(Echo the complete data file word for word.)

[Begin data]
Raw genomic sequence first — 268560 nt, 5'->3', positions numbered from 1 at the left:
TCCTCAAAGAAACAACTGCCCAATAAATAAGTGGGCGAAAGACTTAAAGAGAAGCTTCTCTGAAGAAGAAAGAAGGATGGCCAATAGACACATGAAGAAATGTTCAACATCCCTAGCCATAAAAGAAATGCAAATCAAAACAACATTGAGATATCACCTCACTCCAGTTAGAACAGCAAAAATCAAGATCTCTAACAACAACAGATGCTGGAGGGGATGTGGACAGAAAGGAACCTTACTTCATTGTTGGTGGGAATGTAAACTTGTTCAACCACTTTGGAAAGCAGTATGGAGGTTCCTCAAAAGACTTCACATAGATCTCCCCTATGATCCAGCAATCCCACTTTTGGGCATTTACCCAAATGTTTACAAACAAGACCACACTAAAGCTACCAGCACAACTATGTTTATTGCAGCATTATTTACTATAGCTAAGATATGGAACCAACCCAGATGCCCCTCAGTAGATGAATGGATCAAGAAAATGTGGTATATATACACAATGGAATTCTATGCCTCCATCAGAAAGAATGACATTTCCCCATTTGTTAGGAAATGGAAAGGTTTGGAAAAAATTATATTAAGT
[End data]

Raw genomic sequence first — 268560 nt, 5'->3', positions numbered from 1 at the left:
TCCTCAAAGAAACAACTGCCCAATAAATAAGTGGGCGAAAGACTTAAAGAGAAGCTTCTCTGAAGAAGAAAGAAGGATGGCCAATAGACACATGAAGAAATGTTCAACATCCCTAGCCATAAAAGAAATGCAAATCAAAACAACATTGAGATATCACCTCACTCCAGTTAGAACAGCAAAAATCAAGATCTCTAACAACAACAGATGCTGGAGGGGATGTGGACAGAAAGGAACCTTACTTCATTGTTGGTGGGAATGTAAACTTGTTCAACCACTTTGGAAAGCAGTATGGAGGTTCCTCAAAAGACTTCACATAGATCTCCCCTATGATCCAGCAATCCCACTTTTGGGCATTTACCCAAATGTTTACAAACAAGACCACACTAAAGCTACCAGCACAACTATGTTTATTGCAGCATTATTTACTATAGCTAAGATATGGAACCAACCCAGATGCCCCTCAGTAGATGAATGGATCAAGAAAATGTGGTATATATACACAATGGAATTCTATGCCTCCATCAGAAAGAATGACATTTCCCCATTTGTTAGGAAATGGAAAGGTTTGGAAAAAATTATATTAAGT